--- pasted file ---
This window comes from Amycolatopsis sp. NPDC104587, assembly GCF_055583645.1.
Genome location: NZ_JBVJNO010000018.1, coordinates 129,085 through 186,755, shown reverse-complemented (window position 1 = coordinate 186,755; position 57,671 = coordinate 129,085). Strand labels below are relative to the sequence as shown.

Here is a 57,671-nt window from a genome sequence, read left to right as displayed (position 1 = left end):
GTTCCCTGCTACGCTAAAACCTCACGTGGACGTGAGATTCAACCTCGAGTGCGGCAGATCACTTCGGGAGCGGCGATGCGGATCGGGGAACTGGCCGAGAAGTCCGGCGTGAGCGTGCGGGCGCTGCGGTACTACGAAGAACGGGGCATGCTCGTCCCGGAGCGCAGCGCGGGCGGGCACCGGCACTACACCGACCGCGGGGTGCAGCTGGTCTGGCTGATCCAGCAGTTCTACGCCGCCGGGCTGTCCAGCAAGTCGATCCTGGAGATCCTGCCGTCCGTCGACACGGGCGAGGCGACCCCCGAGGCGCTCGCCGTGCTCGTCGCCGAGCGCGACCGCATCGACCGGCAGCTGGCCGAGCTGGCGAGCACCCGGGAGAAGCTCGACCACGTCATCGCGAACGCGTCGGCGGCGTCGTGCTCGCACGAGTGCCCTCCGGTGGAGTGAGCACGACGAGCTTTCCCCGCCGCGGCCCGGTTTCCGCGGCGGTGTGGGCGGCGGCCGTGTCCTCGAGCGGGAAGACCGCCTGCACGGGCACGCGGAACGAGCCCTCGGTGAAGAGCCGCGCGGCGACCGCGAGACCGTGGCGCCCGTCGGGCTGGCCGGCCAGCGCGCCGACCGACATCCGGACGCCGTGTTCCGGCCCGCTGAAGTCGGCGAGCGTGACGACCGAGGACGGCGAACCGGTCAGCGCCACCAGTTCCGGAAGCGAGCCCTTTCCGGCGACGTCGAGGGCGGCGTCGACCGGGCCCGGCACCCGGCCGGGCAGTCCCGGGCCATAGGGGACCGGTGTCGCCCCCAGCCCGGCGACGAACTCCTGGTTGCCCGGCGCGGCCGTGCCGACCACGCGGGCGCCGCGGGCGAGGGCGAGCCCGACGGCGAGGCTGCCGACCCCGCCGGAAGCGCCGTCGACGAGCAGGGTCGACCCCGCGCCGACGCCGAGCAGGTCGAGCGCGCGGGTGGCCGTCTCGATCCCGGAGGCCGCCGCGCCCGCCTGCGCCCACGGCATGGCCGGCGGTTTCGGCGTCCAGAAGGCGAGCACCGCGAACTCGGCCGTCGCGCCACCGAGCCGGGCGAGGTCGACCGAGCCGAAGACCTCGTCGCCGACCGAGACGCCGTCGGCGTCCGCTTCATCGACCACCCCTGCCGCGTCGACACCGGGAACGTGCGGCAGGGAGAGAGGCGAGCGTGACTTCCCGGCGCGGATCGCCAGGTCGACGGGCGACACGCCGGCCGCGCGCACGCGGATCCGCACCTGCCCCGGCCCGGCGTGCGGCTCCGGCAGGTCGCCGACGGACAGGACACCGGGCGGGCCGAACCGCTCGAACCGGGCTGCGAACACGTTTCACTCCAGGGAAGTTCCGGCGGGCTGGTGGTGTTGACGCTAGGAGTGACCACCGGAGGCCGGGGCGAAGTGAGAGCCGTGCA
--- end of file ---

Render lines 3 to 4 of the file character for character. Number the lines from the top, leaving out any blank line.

Here is a 57,671-nt window from a genome sequence, read left to right as displayed (position 1 = left end):
GTTCCCTGCTACGCTAAAACCTCACGTGGACGTGAGATTCAACCTCGAGTGCGGCAGATCACTTCGGGAGCGGCGATGCGGATCGGGGAACTGGCCGAGAAGTCCGGCGTGAGCGTGCGGGCGCTGCGGTACTACGAAGAACGGGGCATGCTCGTCCCGGAGCGCAGCGCGGGCGGGCACCGGCACTACACCGACCGCGGGGTGCAGCTGGTCTGGCTGATCCAGCAGTTCTACGCCGCCGGGCTGTCCAGCAAGTCGATCCTGGAGATCCTGCCGTCCGTCGACACGGGCGAGGCGACCCCCGAGGCGCTCGCCGTGCTCGTCGCCGAGCGCGACCGCATCGACCGGCAGCTGGCCGAGCTGGCGAGCACCCGGGAGAAGCTCGACCACGTCATCGCGAACGCGTCGGCGGCGTCGTGCTCGCACGAGTGCCCTCCGGTGGAGTGAGCACGACGAGCTTTCCCCGCCGCGGCCCGGTTTCCGCGGCGGTGTGGGCGGCGGCCGTGTCCTCGAGCGGGAAGACCGCCTGCACGGGCACGCGGAACGAGCCCTCGGTGAAGAGCCGCGCGGCGACCGCGAGACCGTGGCGCCCGTCGGGCTGGCCGGCCAGCGCGCCGACCGACATCCGGACGCCGTGTTCCGGCCCGCTGAAGTCGGCGAGCGTGACGACCGAGGACGGCGAACCGGTCAGCGCCACCAGTTCCGGAAGCGAGCCCTTTCCGGCGACGTCGAGGGCGGCGTCGACCGGGCCCGGCACCCGGCCGGGCAGTCCCGGGCCATAGGGGACCGGTGTCGCCCCCAGCCCGGCGACGAACTCCTGGTTGCCCGGCGCGGCCGTGCCGACCACGCGGGCGCCGCGGGCGAGGGCGAGCCCGACGGCGAGGCTGCCGACCCCGCCGGAAGCGCCGTCGACGAGCAGGGTCGACCCCGCGCCGACGCCGAGCAGGTCGAGCGCGCGGGTGGCCGTCTCGATCCCGGAGGCCGCCGCGCCCGCCTGCGCCCACGGCATGGCCGGCGGTTTCGGCGTCCAGAAGGCGAGCACCGCGAACTCGGCCGTCGCGCCACCGAGCCGGGCGAGGTCGACCGAGCCGAAGACCTCGTCGCCGACCGAGACGCCGTCGGCGTCCGCTTCATCGACCACCCCTGCCGCGTCGACACCGGGAACGTGCGGCAGGGAGAGAGGCGAGCGTGACTTCCCGGCGCGGATCGCCAGGTCGACGGGCGACACGCCGGCCGCGCGCACGCGGATCCGCACCTGCCCCGGCCCGGCGTGCGGCTCCGGCAGGTCGCCGACGGACAGGACACCGGGCGGGCCGAACCGCTCGAACCGGGCTGCGAACACGTTTCACTCCAGGGAAGTTCCGGCGGGCTGGTGGTGTTGACGCTAGGAGTGACCACCGGAGGCCGGGGCGAAGTGAGAGCCGTGCA